2016-07-29T00:00:00Z By Gerald Kaye
2023-09-20T06:00:00Z By Nick Morgan
No doubt 2018 will be as unpredictable as 2017.
So what would a Corbyn government mean, should Theresa May’s fragile grip on power weaken so much that, perhaps through a series of debilitating parliamentary defeats, she is forced to call another general election?
Would Corbyn and his team, upon winning power, veer towards the centre, forced to do so by the constraints of the international money markets and with corporates and individuals paying more tax but otherwise life carrying on as normal? Perhaps similar to the Blair/Brown government?
Or will they pursue a far-left agenda and are Corbyn and McDonnell currently exercising a disciplined determination to hide their more extreme opinions from public view? Let’s look at the main players.
Corbyn was the most rebellious Labour MP during the three Labour governments between 1997 and 2010, defying the whip 428 times. He is pro-Venezuela and still supports the Maduro regime, which is in economic chaos and defaulting on its international debt.
Corbyn supports the policies proposed by the left-wing Institute of Employment Rights, which campaigns for reform of the Conservative trade union legislation of the 1980s that was left untouched by the Blair/Brown government. This would herald the return of flying pickets and enable strikes in essential public services such as the police and the prison service.
Rebel with a cause
McDonnell was the third most rebellious Labour MP between 1997 and 2010 after Corbyn and Tony Benn. He is parliamentary convenor of the Trade Union Co-ordinating Group of eight trade unions representing 500,000 workers. Previously he was a member of the old Greater London Council and was removed as chair of finance by its then leader Ken Livingstone in 1985 because he refused to accept any spending caps. He advocates a policy to nationalise the railways, utility companies and Royal Mail, all to be paid for by issuing government bonds.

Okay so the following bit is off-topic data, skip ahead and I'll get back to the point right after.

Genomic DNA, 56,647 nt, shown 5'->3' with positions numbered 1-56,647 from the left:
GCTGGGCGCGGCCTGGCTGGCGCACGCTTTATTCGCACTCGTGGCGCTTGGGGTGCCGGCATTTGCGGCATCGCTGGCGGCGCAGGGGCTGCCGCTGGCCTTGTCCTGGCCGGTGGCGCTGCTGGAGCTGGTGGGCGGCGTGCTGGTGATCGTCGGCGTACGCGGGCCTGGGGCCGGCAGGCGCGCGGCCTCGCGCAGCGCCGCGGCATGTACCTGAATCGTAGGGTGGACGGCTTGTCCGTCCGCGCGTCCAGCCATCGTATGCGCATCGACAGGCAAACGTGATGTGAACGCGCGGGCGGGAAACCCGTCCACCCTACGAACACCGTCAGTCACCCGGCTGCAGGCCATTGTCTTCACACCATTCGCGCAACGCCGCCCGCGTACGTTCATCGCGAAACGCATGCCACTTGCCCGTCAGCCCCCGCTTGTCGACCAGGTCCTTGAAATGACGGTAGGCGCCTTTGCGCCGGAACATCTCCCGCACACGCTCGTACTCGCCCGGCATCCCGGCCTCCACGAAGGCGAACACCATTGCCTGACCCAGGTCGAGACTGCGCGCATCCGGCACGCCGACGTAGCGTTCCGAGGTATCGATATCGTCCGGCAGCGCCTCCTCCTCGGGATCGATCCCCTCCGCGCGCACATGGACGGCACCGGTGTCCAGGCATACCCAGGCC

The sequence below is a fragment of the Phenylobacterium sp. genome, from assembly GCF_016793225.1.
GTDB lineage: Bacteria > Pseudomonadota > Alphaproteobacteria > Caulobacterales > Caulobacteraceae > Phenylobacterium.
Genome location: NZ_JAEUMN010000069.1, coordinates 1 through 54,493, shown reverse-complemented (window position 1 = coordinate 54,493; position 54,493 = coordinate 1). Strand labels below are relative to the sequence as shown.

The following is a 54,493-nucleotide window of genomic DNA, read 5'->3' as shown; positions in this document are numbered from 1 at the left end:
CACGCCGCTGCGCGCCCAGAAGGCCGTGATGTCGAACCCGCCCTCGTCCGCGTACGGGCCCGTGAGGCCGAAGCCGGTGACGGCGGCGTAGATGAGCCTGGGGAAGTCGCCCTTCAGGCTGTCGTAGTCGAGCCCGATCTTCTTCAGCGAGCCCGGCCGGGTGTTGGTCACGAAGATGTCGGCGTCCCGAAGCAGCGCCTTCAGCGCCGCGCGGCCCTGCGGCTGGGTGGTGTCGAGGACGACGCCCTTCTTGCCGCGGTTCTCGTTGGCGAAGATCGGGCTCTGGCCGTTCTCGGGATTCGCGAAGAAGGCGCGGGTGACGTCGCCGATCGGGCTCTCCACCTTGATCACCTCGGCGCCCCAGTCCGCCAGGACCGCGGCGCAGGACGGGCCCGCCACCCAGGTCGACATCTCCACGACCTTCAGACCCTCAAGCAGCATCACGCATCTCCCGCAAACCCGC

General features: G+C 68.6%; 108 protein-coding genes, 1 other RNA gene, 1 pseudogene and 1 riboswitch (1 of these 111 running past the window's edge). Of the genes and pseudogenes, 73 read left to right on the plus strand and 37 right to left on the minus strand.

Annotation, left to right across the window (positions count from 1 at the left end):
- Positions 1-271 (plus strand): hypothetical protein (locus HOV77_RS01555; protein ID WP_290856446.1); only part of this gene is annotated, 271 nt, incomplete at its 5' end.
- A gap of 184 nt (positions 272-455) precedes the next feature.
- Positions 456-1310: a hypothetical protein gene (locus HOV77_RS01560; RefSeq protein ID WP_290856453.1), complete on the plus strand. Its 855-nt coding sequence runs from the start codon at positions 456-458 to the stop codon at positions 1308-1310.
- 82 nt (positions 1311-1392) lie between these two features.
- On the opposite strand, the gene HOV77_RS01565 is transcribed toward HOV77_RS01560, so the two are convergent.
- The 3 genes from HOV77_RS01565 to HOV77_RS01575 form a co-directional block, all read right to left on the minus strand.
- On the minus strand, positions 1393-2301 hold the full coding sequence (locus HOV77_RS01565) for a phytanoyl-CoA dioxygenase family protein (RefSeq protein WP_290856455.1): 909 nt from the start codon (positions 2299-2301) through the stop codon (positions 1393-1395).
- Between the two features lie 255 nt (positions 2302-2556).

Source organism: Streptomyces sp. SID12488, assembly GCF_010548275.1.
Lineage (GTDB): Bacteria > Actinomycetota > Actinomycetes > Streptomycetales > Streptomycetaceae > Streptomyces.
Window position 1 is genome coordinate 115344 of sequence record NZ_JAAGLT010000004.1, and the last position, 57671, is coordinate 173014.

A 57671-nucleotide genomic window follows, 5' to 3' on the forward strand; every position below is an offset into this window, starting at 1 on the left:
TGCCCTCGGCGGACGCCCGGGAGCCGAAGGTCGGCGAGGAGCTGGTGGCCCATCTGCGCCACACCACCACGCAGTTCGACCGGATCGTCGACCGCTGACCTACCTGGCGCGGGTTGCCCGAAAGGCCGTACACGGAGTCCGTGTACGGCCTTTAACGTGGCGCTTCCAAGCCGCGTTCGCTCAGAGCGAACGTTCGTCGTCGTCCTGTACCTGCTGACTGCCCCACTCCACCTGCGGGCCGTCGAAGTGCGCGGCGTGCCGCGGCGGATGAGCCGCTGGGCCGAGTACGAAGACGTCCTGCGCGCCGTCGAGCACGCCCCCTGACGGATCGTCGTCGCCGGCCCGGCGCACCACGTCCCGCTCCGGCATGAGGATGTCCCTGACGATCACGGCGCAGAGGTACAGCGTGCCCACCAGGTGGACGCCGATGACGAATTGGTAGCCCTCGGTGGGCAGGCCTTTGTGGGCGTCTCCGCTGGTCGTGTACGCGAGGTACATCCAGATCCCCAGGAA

Momentum is a far-left grassroots organisation with about 31,000 members and was formed following Corbyn’s election as Labour leader. It was started and is run by Jon Lansman, who also runs the Left Futures website to “provide a platform for those campaigns that seek to realign Labour on a Left path, to restore democracy within it and to develop a programme to bring about the fundamental changes in society we have long sought”. He describes himself as a “veteran Bennite”.
The Momentum website said in January it was seeking “the election of a progressive Left Labour Party at every level and to create a mass movement for real transformative change”. Momentum is actively seeking to deselect some Labour MPs who do not show sufficient support for the ‘cause’.
Lansman, along with two allies, has just been appointed to Labour’s 39-strong National Executive Committee, strengthening Corbyn’s grip.
The conservatives need to make the case as to why capitalism is a better option
Now let’s look at what has happened in Haringey’s Northumberland Park estate, which is a microcosm of the battle between the different Labour factions. The council had agreed an ambitious plan to regenerate the estate, one of the top 5% of deprived areas in the UK, with Lendlease via a 50/50 JV for more than 5,000 homes plus civic facilities, offices and retail.
The council thought it could make a profit of £250m and increase its annual council tax and rates revenue by £13m. The prospect of Lendlease profiting from the venture, however, was too much for some and council leader Claire Kober has recently been forced to resign. She renounced “sexist, bullying and undemocratic” tactics adopted by Momentum after months of ferocious deselection battles.
As another moderate member, resigned to deselection, says: “None of the hard left are even thinking about how to get more homes built. They will just allow the situation to get worse while they wait for a Corbyn government that might never arrive. That will be their legacy to Haringey.”
While it is hard to predict how far a Corbyn government will go, reasonable assumptions might include: higher taxes both on corporates and individuals; renationalisation of railways and utilities plus any other failing businesses; an even more regulated regime for the financial sector; private sector residential rent caps; less defence spending; and a deterioration in relations with the US.
Whether this will lead to economic slowdown, significant capital flight and a return to the 1970s, when the UK was branded “the sick man of Europe” and Labour chancellor Denis Healey had to obtain an emergency bailout from the International Monetary Fund, is conjecture.
The Conservatives need to make the case as to why capitalism is a better option.